"Jenny (Ryan) and I always stretch in the same corner. The drills we (myself and the other goaltender) will split it about halfway. Then the last drill is a half moon drill. I hate that drill,” she said laughing. The skaters will line up in a large half-circle around the crease and one by one they will take close-range shots on the goaltender.

“It doesn’t make me feel too hot,” she said, still smirking. “I take the option on that one. They blast shots at you, they come in and deke you out. So I’ll just hang out at center ice, stretch, do some movements and visualization. I take that time to do my own thing and kind of quiet my mind. I let (Kimberly) Sass take the beating on those. She’s a gem for doing that.”

Game On

Anytime there is a stoppage in play, Fitzgerald will always take the few seconds of spare time she has to skate out of her crease. Don’t believe me? Watch a Riveters game. “I haven’t always done that. I used to just sit there, even when I was younger,” she explained. “Growing up my dad was always saying, ‘SKATE! MOVE!’ And I was like, ‘Meh.’ But it’s really become kind of a ritual and from college through today it’s just been a mental reset for me. I think since about my junior or senior year in high school.”

“You’re in the zone when the puck is in play but once the whistle is blown I skate to the boards, take a deep breath and smile, reset for the next play. I think it kind of breaks up the game a little bit for me.”




During both intermissions, there is nothing really set in stone as far as what Fitzgerald will do - other than try to cool down because the locker room can get a little warm. “I usually just sit in my stall with my gloves and helmet between my feet. I grab either a Gatorade or a bottle of water and just hang out really,” she said. “Maybe we’ll talk about a play or a goal, something like that. I sit next to my goalie partner so we just talk about what we see. Sometimes tell jokes. I’m not super particular about a routine. Nothing crazy.”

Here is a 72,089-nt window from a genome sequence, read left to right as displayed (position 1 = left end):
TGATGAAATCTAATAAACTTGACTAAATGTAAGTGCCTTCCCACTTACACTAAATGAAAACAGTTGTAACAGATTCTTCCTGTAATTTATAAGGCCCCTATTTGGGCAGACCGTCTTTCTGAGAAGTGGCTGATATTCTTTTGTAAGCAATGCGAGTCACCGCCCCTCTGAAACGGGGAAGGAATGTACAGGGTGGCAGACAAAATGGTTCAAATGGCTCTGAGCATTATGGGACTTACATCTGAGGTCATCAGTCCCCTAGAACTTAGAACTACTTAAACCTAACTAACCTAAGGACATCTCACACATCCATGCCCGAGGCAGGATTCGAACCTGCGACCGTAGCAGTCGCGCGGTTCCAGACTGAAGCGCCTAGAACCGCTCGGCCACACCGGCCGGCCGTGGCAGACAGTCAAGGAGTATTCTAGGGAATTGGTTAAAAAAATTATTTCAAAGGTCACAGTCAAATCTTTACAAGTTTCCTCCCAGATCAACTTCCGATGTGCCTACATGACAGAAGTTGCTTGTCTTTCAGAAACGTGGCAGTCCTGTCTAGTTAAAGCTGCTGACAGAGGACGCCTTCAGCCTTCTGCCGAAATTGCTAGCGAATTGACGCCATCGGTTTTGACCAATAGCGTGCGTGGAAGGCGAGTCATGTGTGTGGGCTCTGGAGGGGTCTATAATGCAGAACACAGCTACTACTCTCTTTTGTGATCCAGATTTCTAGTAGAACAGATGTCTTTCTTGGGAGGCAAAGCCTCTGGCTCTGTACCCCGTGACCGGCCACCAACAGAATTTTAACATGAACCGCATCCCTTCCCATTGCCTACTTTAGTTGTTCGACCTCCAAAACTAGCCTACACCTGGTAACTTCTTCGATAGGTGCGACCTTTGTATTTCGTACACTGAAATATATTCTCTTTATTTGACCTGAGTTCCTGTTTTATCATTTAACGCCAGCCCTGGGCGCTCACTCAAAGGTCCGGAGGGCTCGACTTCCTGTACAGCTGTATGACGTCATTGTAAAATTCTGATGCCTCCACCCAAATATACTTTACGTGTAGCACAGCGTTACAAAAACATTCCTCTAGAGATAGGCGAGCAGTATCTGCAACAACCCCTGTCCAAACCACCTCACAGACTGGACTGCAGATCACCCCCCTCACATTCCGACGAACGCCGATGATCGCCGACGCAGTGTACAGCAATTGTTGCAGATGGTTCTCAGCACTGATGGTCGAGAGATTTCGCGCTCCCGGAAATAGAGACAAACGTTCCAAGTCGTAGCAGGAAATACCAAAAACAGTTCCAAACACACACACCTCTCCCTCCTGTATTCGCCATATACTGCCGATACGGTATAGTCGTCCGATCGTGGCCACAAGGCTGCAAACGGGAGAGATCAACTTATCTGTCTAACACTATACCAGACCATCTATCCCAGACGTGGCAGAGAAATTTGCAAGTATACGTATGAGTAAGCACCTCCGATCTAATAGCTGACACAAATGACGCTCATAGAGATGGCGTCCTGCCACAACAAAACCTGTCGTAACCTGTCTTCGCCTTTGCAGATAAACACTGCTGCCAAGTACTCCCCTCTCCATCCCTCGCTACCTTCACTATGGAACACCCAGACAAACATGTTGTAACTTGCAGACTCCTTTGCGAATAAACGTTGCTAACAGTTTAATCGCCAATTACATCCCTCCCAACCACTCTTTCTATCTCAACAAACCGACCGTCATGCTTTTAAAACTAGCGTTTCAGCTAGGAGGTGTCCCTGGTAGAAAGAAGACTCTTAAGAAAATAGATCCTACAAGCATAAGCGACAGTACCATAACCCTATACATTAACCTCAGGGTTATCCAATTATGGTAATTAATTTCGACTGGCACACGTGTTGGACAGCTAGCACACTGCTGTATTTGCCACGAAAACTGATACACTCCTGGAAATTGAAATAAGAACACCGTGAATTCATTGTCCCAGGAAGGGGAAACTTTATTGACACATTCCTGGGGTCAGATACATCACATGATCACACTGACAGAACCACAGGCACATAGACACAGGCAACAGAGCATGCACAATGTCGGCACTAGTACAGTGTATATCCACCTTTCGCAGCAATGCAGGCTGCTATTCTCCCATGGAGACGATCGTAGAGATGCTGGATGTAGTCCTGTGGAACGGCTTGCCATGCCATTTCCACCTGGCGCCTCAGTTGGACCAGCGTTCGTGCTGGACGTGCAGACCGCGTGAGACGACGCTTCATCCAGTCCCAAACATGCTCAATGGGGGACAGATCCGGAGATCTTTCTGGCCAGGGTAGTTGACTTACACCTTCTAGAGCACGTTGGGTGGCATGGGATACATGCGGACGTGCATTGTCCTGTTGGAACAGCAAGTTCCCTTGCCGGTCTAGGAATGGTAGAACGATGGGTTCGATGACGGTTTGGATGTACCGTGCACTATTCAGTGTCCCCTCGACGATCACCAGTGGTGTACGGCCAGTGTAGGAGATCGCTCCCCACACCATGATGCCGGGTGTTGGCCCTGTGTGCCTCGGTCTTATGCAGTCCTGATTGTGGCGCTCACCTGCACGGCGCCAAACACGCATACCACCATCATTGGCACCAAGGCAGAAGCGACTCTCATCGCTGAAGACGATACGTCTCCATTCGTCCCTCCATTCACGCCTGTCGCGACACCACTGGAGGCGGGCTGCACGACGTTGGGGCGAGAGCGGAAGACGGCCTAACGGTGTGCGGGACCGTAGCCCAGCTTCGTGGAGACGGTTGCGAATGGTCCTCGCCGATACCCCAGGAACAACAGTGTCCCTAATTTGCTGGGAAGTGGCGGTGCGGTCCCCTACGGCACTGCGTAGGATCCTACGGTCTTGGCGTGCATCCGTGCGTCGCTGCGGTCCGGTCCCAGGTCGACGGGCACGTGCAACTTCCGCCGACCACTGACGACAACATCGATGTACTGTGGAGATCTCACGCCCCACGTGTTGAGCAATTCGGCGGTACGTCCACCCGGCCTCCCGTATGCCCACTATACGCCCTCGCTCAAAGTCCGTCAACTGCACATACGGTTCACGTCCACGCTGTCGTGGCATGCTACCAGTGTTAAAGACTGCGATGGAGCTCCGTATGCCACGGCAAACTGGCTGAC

Post Game

After each home game, Fitzgerald and her Riveters teammates will eventually come into the lobby at Barnabas Health Hockey House to sign autographs for and take pictures with any and every fan that asks. Before she makes her way to the lobby she may have to do an interview or two, and before she does that she takes off all of her gear in the locker room.

“Sometimes I stretch a bit in the locker room. Sometimes I don’t. I should be better at that,” she said shaking her head. “I was good at doing that last year. With this season being up and down, minutes-wise, it kind of depends. I try to get a little bit of a foam roll in to help that recovery. We always do autographs and it’s super fun. Especially when you’re having a tough year it’s really nice to see the people that are showing up and being supportive. I think I enjoy it more this year.”

So Fitzy, what’s the weirdest thing that a fan has asked you to sign?

“Hmmm. I signed a miniature figure of me. Not that it was weird, but it’s definitely the most unique. A fan had one made and then I got one for my parents for their birthdays, which are five days apart. It was supposed to be a surprise but it got out on social media. Surprise! It was painted over the body of a Martin Brodeur figure lifting the Stanley Cup.”

“We do have a fan that comes by and we sign her hand every time because we filled up a bunch of her shoes,” recalled Fitzgerald. “Kids have had me sign their helmets or gloves. Or game jerseys. I’m like, ‘You need this to play in! We can grab a puck for you.’